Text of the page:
Weight-bearing restrictions and activities after surgery

After lower extremity surgery, your orthopaedic healthcare provider may limit the amount of weight you can place on your operated leg. This restriction is necessary to provide sufficient time for proper bone or tissue healing. It also allows any hardware placed during surgery to remain in place.

This article describes the different weight-bearing limits your orthopedic surgeon may prescribe, including what’s involved in the different stages of recovery.

Types of weight restrictions

Understanding the different types of weight restraints, and how to perform them, can often be confusing. So what are weight-bearing limitations, and how do you transition from non-weight-bearing to full weight-bearing after an injury or surgery?

It’s best to consult with your healthcare provider or physical therapist (PT) about your specific weight-bearing limits and how to properly maintain them. Studies have shown that compliance with these restrictions is low and can have serious consequences.

It is important to strictly adhere to your weight-bearing limits after surgery or injury, otherwise you may disrupt healing and delay your recovery. These restrictions are designed to protect your body as it heals.

non-weight bearing

Non-weight bearing means that the operated leg cannot bear any weight. This is the strictest of all the weight restrictions. Since your legs cannot carry any weight, you will need to use assistive devices such as a walker or crutches.

When walking with a walker or crutches, keep the affected knee bent and toes off the floor. No weight means no weight; even the slightest pressure on the legs can cause problems.

10 tips for using crutches correctly

toe contact weight bearing

Toe-contact weight bearing means that only the toes on your operated leg should be touching the ground. However, this is only for balance and a lot of weight should not be placed on the toes.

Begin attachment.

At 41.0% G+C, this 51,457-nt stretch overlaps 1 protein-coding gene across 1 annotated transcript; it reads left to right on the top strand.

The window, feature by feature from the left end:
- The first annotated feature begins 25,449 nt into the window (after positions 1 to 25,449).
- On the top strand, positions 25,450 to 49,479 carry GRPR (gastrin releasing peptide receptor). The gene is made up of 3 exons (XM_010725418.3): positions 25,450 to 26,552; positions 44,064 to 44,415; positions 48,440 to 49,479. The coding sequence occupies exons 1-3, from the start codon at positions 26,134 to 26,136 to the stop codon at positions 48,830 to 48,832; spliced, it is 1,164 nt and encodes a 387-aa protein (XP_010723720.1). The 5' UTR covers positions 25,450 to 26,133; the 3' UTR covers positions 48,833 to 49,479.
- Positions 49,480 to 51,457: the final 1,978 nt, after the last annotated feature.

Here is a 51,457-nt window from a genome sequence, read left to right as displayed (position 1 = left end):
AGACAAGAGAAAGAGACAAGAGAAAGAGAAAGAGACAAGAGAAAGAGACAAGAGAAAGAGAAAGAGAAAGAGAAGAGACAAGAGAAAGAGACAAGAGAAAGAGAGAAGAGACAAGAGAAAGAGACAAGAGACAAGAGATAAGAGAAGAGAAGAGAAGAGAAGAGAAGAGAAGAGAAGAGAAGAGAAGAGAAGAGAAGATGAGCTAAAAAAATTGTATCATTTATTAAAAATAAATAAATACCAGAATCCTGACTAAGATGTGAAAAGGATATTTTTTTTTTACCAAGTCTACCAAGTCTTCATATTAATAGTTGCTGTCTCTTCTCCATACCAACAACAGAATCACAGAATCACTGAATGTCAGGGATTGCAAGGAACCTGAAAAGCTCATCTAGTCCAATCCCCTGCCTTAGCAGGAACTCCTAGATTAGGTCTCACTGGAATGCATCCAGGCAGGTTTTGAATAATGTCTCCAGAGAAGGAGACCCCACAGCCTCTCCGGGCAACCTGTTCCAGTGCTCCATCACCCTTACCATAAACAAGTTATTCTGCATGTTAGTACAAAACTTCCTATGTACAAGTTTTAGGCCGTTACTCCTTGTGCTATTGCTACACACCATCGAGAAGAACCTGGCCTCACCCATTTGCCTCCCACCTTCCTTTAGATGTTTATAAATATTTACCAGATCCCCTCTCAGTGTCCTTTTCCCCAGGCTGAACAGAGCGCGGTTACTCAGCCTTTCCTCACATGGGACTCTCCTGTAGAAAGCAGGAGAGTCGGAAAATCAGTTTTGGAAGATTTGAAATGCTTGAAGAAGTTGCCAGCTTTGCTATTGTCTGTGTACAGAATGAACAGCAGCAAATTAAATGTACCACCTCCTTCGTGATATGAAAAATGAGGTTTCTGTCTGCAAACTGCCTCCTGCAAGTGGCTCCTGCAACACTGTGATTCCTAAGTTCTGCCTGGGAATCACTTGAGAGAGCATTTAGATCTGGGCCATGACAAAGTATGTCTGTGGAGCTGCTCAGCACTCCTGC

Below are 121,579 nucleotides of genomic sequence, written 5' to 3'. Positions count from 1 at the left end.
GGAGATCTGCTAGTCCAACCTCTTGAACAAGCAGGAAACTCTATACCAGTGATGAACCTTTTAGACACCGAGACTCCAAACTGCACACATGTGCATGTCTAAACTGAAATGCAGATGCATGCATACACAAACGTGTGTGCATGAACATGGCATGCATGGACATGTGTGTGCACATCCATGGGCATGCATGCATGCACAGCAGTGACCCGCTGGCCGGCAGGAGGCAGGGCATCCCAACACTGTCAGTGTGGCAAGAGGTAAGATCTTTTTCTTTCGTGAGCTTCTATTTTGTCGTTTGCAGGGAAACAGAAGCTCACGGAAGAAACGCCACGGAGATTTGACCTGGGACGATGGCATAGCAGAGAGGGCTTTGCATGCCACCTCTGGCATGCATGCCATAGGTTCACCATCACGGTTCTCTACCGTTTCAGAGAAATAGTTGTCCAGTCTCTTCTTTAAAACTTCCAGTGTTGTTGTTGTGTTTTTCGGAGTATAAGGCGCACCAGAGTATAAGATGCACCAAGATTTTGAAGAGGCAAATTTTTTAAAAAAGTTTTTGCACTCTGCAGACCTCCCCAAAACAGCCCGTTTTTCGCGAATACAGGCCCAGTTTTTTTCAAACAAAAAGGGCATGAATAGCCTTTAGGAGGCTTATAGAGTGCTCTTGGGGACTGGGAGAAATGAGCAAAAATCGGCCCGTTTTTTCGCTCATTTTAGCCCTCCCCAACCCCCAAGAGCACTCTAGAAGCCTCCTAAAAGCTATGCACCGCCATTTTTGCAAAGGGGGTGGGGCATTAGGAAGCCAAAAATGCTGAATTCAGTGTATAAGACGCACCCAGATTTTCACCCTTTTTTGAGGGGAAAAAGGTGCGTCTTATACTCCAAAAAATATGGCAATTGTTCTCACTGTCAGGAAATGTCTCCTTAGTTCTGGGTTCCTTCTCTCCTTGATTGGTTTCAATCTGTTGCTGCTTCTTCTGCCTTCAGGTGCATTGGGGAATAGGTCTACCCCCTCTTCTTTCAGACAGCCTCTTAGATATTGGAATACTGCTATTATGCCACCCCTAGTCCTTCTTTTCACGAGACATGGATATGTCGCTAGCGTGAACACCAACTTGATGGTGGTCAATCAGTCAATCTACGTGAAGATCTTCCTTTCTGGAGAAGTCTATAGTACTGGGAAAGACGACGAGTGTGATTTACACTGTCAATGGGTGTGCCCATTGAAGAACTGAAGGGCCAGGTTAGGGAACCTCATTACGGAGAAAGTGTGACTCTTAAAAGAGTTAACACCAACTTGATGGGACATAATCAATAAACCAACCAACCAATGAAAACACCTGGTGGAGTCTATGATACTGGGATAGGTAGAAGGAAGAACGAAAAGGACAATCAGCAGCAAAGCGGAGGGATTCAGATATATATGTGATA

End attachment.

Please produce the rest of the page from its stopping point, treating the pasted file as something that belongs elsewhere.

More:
Therefore, you will still need assistive devices such as a walker or crutches to walk. Your toes are only used for light balance and stability.

partial load

Partial weight bearing allows you to place half of your weight on the surgical limb. Start by using a scale to see how much pressure is placed on the affected leg with half your body weight. Stand using your assistive device, applying light pressure to your legs.

Your physical therapist can help you work your way up to partial weight bearing. Sometimes, your healthcare provider may give specific instructions when prescribing partial weight bearing. They might prescribe a 25% load, a 50% load, or a 75% load.

Your PT can help you know how much weight to put on your legs. Make a note of this and limit the pressure you put on the operated leg during walking to this limit. Since full weight bearing is still not allowed, crutches, crutches or walkers can help you walk without losing your balance.

full weight

Full weight bearing allows you to put all your weight on the surgical limb. There is no limit to the weight placed on the lap, so assistive equipment is usually not required.

If you’ve been walking on crutches or crutches, you probably don’t want to simply throw these things away, as you may need them to progress from partial to full weight bearing. Sometimes going from partial to full weights can make your muscles a little sore, so expect that. Your PT can help you safely transition from partial to full weight bearing.

It is important to strictly adhere to your weight-bearing limits after surgery or injury, otherwise you may disrupt healing and delay your recovery. These restrictions are designed to protect your body as it heals.